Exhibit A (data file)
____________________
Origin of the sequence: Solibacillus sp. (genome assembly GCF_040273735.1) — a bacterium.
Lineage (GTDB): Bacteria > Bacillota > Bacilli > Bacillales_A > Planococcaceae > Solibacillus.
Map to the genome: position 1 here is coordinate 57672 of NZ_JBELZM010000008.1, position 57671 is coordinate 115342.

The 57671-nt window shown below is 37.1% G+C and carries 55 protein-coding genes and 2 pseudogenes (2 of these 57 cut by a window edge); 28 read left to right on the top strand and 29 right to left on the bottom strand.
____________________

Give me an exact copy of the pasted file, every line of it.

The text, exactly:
Origin of the sequence: Solibacillus sp. (genome assembly GCF_040273735.1) — a bacterium.
Lineage (GTDB): Bacteria > Bacillota > Bacilli > Bacillales_A > Planococcaceae > Solibacillus.
Map to the genome: position 1 here is coordinate 57672 of NZ_JBELZM010000008.1, position 57671 is coordinate 115342.

The 57671-nt window shown below is 37.1% G+C and carries 55 protein-coding genes and 2 pseudogenes (2 of these 57 cut by a window edge); 28 read left to right on the top strand and 29 right to left on the bottom strand.